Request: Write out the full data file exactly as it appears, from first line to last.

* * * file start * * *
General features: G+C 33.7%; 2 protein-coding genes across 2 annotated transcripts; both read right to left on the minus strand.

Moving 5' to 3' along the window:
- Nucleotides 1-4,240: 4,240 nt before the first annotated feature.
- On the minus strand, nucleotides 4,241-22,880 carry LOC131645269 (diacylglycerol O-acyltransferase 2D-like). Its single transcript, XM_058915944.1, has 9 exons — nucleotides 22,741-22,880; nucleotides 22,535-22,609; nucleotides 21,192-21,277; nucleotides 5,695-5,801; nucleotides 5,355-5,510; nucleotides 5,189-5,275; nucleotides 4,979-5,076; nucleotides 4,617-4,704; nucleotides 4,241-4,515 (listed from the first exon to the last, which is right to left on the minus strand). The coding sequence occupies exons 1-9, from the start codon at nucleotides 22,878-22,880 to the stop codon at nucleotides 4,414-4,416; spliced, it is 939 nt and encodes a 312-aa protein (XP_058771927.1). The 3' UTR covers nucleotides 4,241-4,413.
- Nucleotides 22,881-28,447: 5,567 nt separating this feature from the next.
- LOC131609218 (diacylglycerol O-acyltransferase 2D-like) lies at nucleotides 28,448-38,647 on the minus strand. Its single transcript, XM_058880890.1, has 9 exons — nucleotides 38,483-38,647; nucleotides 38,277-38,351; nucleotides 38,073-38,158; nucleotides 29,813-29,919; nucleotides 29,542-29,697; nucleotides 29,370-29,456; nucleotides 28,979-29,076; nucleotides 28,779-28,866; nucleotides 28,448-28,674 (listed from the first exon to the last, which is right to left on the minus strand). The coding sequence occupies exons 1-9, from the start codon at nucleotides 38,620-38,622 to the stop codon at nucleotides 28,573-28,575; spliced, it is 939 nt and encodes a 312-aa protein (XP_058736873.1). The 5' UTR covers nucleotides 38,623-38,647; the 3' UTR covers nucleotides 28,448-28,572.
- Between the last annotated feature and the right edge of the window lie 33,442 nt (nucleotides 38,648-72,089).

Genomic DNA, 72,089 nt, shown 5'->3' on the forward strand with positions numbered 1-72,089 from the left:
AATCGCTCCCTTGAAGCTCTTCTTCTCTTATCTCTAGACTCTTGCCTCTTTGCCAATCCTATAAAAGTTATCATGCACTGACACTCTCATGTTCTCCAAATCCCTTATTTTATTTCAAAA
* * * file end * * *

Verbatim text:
General features: G+C 33.7%; 2 protein-coding genes across 2 annotated transcripts; both read right to left on the minus strand.

Moving 5' to 3' along the window:
- Nucleotides 1-4,240: 4,240 nt before the first annotated feature.
- On the minus strand, nucleotides 4,241-22,880 carry LOC131645269 (diacylglycerol O-acyltransferase 2D-like). Its single transcript, XM_058915944.1, has 9 exons — nucleotides 22,741-22,880; nucleotides 22,535-22,609; nucleotides 21,192-21,277; nucleotides 5,695-5,801; nucleotides 5,355-5,510; nucleotides 5,189-5,275; nucleotides 4,979-5,076; nucleotides 4,617-4,704; nucleotides 4,241-4,515 (listed from the first exon to the last, which is right to left on the minus strand). The coding sequence occupies exons 1-9, from the start codon at nucleotides 22,878-22,880 to the stop codon at nucleotides 4,414-4,416; spliced, it is 939 nt and encodes a 312-aa protein (XP_058771927.1). The 3' UTR covers nucleotides 4,241-4,413.
- Nucleotides 22,881-28,447: 5,567 nt separating this feature from the next.
- LOC131609218 (diacylglycerol O-acyltransferase 2D-like) lies at nucleotides 28,448-38,647 on the minus strand. Its single transcript, XM_058880890.1, has 9 exons — nucleotides 38,483-38,647; nucleotides 38,277-38,351; nucleotides 38,073-38,158; nucleotides 29,813-29,919; nucleotides 29,542-29,697; nucleotides 29,370-29,456; nucleotides 28,979-29,076; nucleotides 28,779-28,866; nucleotides 28,448-28,674 (listed from the first exon to the last, which is right to left on the minus strand). The coding sequence occupies exons 1-9, from the start codon at nucleotides 38,620-38,622 to the stop codon at nucleotides 28,573-28,575; spliced, it is 939 nt and encodes a 312-aa protein (XP_058736873.1). The 5' UTR covers nucleotides 38,623-38,647; the 3' UTR covers nucleotides 28,448-28,572.
- Between the last annotated feature and the right edge of the window lie 33,442 nt (nucleotides 38,648-72,089).

Genomic DNA, 72,089 nt, shown 5'->3' on the forward strand with positions numbered 1-72,089 from the left:
AATCGCTCCCTTGAAGCTCTTCTTCTCTTATCTCTAGACTCTTGCCTCTTTGCCAATCCTATAAAAGTTATCATGCACTGACACTCTCATGTTCTCCAAATCCCTTATTTTATTTCAAAA